Most find that friendships do one of two things: they phase out or they're genuinely long lasting. And, as I've come to notice the varying trends, I've also found my friendships closely resemble different types of food.
We do not become the people who this world needs simply by turning our backs on anyone we don't like, trust, or deem healthy enough to be in our presence. No, in fact, those are exactly the people we need to let into our lives. Not just for their sake, but for ours.
All friendships have limitations and boundaries, some more extreme than others. We can and do choose to happily reside within such limitations. When we are honest about what we need, the response forces us to look at the truth of the friendship, its limitlessness as well as its limits.
What is it we really need when we are in pain? I believe that it is much simpler than we imagine. We need to be heard, understood and cared about. We need a friend to hold our pain with us, for a moment, without judgment, to hear and care about how we are, in truth.
When we can be honest about a friendship, and about the season of life that the friendship belongs in, then, we can be truly grateful for the miracle that a friendship is. Trying to force a friendship to keep bearing fruit past its season is a disservice to its profound nature.
My client found it unbelievable. "Here I am 37 years old, a wife, a mom, a nurse valued by patients and staff, and I am hurt -- no, correct that, devastated -- by a supposed friend and her group of friends."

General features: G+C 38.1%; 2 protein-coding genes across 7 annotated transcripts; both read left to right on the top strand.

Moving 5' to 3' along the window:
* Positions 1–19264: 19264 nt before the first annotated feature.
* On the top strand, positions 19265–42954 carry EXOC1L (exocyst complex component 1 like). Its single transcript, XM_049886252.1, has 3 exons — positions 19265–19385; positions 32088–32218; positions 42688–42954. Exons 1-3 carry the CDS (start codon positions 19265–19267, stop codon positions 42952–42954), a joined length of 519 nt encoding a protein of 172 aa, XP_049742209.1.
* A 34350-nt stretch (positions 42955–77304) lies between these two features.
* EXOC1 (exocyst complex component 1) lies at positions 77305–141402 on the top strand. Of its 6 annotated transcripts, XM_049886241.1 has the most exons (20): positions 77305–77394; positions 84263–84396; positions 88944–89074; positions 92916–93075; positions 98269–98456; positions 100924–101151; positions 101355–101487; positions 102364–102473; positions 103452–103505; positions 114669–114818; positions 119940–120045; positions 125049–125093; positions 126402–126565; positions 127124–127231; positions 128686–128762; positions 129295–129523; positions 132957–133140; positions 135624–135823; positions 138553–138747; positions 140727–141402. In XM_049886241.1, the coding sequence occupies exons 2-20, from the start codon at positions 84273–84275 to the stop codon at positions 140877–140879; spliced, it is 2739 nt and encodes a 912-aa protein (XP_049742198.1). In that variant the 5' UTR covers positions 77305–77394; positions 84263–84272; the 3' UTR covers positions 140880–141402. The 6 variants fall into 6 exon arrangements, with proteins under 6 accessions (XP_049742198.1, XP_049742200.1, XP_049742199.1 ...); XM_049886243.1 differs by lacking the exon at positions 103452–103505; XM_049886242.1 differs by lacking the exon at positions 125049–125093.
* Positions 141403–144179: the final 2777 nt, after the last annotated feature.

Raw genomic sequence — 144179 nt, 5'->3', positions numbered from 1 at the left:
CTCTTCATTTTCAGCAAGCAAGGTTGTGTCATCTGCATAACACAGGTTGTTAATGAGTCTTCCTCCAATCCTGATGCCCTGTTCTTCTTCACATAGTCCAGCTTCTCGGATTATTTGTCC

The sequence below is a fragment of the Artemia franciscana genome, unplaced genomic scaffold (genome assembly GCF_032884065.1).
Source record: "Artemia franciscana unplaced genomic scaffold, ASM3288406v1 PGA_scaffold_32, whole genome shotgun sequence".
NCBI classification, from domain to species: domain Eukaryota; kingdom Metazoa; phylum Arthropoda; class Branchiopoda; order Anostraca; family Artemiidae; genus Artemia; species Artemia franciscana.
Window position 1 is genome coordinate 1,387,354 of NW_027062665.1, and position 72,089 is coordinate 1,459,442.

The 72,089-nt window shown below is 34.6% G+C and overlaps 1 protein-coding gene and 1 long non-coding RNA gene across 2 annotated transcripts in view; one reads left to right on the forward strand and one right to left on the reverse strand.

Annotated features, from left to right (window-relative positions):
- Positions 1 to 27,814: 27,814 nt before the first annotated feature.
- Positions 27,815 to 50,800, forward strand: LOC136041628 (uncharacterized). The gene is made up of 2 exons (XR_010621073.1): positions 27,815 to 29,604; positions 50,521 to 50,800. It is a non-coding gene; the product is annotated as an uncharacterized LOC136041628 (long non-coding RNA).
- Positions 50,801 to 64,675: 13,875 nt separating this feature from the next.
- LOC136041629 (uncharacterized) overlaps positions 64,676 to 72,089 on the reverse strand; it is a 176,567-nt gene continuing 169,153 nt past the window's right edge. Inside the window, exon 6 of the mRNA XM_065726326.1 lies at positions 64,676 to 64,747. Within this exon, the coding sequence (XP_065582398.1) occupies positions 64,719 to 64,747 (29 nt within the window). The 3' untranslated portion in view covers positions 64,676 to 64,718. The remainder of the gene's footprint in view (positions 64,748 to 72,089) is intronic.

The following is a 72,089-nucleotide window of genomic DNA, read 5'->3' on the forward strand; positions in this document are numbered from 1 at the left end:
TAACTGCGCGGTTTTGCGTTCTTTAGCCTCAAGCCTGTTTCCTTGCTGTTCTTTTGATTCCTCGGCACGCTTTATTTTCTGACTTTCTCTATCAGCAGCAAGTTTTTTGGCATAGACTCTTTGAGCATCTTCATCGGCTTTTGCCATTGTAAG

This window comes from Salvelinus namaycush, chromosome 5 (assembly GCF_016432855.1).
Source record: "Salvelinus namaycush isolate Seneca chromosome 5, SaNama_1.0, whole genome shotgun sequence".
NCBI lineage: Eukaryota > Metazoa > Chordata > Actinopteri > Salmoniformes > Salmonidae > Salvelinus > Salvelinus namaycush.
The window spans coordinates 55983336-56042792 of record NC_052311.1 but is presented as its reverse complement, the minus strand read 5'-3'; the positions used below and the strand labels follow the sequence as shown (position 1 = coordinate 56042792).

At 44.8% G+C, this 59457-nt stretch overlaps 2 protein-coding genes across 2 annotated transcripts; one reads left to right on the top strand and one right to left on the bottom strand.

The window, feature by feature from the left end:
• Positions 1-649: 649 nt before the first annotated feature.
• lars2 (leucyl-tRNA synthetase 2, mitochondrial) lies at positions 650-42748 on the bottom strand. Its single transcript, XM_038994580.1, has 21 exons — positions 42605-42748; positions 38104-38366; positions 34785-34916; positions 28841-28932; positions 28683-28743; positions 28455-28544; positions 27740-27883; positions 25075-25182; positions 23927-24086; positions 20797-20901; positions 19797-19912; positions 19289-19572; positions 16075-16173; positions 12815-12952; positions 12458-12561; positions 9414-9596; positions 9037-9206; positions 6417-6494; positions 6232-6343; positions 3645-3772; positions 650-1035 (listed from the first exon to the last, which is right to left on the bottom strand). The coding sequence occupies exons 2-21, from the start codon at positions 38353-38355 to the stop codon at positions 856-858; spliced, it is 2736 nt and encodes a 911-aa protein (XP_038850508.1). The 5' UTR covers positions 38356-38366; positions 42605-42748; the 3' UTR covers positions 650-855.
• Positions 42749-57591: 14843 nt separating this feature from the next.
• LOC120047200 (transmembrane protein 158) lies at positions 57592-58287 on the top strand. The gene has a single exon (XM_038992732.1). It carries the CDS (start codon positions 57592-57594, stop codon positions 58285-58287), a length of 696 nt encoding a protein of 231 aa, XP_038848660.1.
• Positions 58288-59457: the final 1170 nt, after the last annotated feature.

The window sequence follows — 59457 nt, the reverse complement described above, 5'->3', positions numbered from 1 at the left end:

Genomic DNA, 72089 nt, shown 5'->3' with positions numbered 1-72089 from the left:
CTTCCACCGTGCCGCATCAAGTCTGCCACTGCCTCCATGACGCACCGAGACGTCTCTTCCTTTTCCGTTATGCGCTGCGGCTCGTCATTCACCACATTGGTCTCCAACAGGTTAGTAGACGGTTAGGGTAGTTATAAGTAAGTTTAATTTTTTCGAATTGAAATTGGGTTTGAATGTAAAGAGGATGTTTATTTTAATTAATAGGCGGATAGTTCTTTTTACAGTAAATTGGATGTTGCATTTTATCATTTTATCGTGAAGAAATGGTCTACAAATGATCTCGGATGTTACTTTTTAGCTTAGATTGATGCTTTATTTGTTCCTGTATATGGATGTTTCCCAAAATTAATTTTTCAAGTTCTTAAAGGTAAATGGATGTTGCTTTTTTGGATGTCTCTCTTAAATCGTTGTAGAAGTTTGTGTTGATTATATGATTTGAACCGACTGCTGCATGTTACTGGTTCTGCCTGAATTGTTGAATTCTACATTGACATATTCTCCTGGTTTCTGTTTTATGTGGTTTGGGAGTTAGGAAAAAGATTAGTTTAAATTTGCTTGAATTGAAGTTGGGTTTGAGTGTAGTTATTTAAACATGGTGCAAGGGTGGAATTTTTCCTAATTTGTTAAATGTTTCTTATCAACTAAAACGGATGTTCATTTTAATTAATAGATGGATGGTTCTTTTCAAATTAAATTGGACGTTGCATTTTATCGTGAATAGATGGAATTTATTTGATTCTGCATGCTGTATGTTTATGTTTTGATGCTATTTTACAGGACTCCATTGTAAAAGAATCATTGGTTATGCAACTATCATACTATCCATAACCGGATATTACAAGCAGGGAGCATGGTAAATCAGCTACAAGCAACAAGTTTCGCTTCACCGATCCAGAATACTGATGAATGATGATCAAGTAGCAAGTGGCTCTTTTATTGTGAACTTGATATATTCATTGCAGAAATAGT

I gravitate toward certain people. I meet tons of people and usually end up loving most of them, but some pull me in deeper immediately. I get an instant connection that I can't deny or ignore; it doesn't make perfect sense but just happens.
No! It's a pretty scary word, right? It certainly is for me. It's like a well-placed "boo!" bursting through the darkness from an unseen corner. In fact, I find "no" so scary that that I often have difficulty saying it, and that's just where my problem begins.
Don't get me wrong, helping others can bring us great joy, but we have to watch that we don't overdo and risk being of no help to anyone. By scheduling time for ourselves, we are able to be both helpful and healthy.
Trying to solve your crappy self-worth through outside approval is a race you're always going to be running at half-speed. When the outside approval dies down, that's the discomfort you have to sit with. That's the "you" you have to learn to love.
At times, life catches up with us and it becomes easy to forget to find time for moments of self-reflection. But it is important to remember that no human is an island. We can learn a lot about ourselves from the people we surround ourselves with and the relationships we foster.
An old aphorism says that it takes money to make money. Perhaps the same could be said of energy. If we want energy -- the feeling of vitality -- then we might have to be willing to give more of it to get it.